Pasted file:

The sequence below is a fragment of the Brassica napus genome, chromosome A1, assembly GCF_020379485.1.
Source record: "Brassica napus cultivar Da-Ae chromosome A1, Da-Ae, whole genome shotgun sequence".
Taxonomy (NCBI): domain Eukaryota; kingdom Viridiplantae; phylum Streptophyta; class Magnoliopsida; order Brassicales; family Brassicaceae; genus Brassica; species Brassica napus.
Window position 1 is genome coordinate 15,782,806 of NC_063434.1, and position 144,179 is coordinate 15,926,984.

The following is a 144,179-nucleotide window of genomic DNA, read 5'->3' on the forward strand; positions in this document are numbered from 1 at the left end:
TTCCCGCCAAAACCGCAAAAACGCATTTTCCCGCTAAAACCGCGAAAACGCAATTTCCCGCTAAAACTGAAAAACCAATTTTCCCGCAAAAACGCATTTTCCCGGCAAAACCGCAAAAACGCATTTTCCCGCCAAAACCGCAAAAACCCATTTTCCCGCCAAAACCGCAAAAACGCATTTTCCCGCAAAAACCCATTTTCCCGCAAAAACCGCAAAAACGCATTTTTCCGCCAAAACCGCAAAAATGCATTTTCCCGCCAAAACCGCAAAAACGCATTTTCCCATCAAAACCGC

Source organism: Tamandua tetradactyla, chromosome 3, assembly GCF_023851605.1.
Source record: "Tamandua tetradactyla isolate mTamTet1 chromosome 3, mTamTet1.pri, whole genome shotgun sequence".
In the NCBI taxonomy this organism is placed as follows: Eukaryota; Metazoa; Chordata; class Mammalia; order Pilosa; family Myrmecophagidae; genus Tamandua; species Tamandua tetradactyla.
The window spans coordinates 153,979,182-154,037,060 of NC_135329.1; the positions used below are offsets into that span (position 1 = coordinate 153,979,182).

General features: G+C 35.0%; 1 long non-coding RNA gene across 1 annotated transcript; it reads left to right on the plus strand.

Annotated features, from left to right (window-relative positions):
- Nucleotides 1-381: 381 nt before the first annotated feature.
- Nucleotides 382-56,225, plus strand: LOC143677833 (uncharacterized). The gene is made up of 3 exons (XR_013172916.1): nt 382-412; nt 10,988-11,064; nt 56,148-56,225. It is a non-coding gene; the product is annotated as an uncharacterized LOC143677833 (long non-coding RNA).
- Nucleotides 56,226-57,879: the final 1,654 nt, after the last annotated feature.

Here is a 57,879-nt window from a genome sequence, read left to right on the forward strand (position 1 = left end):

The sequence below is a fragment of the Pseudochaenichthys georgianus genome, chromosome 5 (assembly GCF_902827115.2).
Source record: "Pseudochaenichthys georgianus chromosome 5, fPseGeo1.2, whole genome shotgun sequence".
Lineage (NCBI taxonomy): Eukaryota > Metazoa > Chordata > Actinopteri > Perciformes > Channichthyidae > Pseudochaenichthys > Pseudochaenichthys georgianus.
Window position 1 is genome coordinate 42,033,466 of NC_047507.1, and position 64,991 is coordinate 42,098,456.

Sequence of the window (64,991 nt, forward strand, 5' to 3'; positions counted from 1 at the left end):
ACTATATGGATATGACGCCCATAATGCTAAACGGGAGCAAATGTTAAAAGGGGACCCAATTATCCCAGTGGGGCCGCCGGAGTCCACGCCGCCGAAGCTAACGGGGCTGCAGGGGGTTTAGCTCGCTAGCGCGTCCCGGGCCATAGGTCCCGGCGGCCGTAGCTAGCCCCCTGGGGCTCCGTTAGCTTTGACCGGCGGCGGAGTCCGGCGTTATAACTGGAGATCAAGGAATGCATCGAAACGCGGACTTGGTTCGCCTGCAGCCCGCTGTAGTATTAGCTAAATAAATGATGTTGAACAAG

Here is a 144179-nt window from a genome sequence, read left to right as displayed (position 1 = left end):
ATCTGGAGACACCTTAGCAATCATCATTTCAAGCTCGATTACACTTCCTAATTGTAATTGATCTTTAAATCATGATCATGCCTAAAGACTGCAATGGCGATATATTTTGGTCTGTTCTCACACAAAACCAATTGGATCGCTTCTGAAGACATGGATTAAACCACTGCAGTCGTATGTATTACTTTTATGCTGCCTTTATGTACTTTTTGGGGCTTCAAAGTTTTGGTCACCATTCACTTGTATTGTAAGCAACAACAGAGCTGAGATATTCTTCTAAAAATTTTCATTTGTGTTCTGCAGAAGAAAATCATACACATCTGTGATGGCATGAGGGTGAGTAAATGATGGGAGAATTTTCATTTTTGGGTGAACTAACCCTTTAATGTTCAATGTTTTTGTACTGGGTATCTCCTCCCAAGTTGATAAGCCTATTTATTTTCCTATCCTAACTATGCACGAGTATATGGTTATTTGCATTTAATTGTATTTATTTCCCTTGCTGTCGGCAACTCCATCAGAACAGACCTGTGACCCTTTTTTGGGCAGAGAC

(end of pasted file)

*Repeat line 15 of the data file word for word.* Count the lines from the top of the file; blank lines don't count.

- Nucleotides 56,226-57,879: the final 1,654 nt, after the last annotated feature.